Reflecting on 2013: e-logistics


For any long distance selling sector in Europe, high European delivery performance is a key driver for its success. The delivery sector is thus essential in the business model of e-commerce. It is for this reason that Ecommerce Europe has set up a Working Committee that is devoted to a better functioning cross-border logistics scheme in Europe.

In its position paper, Ecommerce Europe mentions 5 recommendations to boost cross border e-commerce in Europe:

  1. A European standardisation of delivery options (and features would remove dissimilarities in customers’ cross border delivery preferences for web merchants and provide more transparency towards customers concerning the available delivery options.
  2. Create a pan-European transport network solutions for more harmonisation in the methods and applications used; increase interoperability between communication systems of logistics service providers; and enhance transparency in pricing to limit the gap on cross border parcel delivery.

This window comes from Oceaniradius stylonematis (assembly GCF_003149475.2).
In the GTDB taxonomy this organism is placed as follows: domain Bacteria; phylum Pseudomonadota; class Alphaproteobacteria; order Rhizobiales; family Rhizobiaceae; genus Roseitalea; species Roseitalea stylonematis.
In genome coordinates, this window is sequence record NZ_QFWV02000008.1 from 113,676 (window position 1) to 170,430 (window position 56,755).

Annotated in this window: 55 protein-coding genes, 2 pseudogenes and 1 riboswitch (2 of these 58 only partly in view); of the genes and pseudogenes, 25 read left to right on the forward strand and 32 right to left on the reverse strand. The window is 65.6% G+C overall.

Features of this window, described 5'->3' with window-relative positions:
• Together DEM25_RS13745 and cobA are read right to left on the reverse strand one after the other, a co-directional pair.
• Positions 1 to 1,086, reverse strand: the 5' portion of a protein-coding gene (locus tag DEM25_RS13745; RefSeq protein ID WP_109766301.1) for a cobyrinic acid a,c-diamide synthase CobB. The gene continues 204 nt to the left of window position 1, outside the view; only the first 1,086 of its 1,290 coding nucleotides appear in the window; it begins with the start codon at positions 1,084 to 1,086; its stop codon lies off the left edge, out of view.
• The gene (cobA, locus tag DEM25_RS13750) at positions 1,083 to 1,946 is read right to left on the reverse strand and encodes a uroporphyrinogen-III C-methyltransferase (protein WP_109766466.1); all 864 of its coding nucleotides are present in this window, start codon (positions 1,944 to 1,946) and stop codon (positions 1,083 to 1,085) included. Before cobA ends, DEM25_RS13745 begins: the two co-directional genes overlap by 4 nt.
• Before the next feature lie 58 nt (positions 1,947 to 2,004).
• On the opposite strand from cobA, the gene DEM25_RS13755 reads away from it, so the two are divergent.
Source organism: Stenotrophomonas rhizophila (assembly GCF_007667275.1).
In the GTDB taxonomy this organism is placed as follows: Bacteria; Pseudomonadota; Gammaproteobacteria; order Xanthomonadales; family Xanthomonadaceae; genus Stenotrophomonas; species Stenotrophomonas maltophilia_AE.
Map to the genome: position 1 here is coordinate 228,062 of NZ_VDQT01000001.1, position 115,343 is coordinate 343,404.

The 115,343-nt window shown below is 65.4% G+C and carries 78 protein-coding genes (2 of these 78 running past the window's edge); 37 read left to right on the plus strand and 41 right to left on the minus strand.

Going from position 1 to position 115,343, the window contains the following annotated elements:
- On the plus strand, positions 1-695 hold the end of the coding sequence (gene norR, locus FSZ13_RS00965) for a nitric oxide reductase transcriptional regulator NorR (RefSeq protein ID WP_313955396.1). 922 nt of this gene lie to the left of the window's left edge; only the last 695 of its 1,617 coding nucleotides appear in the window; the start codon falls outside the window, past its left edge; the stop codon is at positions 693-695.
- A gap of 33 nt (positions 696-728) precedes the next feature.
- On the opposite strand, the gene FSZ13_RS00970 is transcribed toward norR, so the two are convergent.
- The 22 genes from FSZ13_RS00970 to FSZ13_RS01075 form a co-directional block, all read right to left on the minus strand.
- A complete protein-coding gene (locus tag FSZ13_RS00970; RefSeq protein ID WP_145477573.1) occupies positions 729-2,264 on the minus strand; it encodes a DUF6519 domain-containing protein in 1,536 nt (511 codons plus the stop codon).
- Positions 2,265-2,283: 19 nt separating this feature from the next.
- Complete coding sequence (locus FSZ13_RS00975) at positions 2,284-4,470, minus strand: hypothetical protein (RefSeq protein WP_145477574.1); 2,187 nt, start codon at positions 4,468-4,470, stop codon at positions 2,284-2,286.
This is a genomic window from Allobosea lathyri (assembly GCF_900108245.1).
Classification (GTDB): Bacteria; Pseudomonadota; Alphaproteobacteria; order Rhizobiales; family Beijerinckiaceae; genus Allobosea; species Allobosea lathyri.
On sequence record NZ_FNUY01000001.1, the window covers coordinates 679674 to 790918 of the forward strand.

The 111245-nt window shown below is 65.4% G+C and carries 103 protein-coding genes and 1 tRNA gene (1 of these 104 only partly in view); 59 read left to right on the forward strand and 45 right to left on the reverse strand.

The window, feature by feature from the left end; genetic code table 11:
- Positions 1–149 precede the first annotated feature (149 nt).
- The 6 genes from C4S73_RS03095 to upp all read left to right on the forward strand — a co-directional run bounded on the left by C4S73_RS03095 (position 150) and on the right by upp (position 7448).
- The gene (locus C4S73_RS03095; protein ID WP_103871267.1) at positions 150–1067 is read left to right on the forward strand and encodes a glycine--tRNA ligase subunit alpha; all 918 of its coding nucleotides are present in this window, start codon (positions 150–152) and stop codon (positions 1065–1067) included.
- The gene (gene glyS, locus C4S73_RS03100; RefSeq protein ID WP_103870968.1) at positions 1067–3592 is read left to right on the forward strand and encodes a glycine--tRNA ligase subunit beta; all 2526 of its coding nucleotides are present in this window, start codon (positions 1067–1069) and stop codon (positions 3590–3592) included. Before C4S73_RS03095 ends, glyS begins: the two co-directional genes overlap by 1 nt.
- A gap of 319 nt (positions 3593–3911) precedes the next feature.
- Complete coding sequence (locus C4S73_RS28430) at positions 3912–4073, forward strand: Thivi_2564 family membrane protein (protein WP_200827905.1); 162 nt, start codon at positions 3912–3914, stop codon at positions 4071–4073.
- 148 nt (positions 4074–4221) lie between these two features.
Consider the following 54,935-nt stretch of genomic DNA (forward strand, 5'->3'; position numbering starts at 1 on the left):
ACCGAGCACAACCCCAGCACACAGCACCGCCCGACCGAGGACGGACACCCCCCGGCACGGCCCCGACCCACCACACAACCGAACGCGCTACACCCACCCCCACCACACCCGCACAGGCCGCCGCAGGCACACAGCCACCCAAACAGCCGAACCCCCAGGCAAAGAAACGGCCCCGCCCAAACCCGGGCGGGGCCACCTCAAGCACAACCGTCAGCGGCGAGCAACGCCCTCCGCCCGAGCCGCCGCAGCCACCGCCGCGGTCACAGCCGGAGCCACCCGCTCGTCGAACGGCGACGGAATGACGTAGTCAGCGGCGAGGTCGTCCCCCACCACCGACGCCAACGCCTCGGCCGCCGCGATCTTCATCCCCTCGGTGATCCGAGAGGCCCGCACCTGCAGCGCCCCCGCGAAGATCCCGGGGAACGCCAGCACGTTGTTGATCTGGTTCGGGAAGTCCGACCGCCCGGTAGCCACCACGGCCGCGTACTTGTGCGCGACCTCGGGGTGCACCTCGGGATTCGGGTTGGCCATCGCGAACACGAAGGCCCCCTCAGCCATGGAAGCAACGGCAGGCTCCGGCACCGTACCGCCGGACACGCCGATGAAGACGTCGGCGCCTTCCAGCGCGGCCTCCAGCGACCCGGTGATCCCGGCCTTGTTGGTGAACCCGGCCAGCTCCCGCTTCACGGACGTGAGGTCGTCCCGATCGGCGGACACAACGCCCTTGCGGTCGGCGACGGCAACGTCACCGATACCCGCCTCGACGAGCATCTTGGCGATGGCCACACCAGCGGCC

3. Develop a decision support model for (small) web shops with regard to outsourcing logistics activities.
  4. In order to avoid unnecessary returns web merchants/e-fulfillers should take care of country specific requirements when sending parcels and use an up-to-date address verification tools as early as possible.
  5. Simplify and modernise the EU VAT system. Create “one-stop-shops” for VAT issues.

For 2014, Ecommerce Europe plans to intensify its E-Logistics activities as it continues strive for a more affordable, more sustainable and more efficient e-commerce sector in Europe. E-commerce is one of the few industries that experiences double digit growth (19% in 2012) and the future looks well. If given the right conditions, this growth can continue which is not only good for the sector itself, but also for the 500 million European consumers and in turn, the European economy as a whole.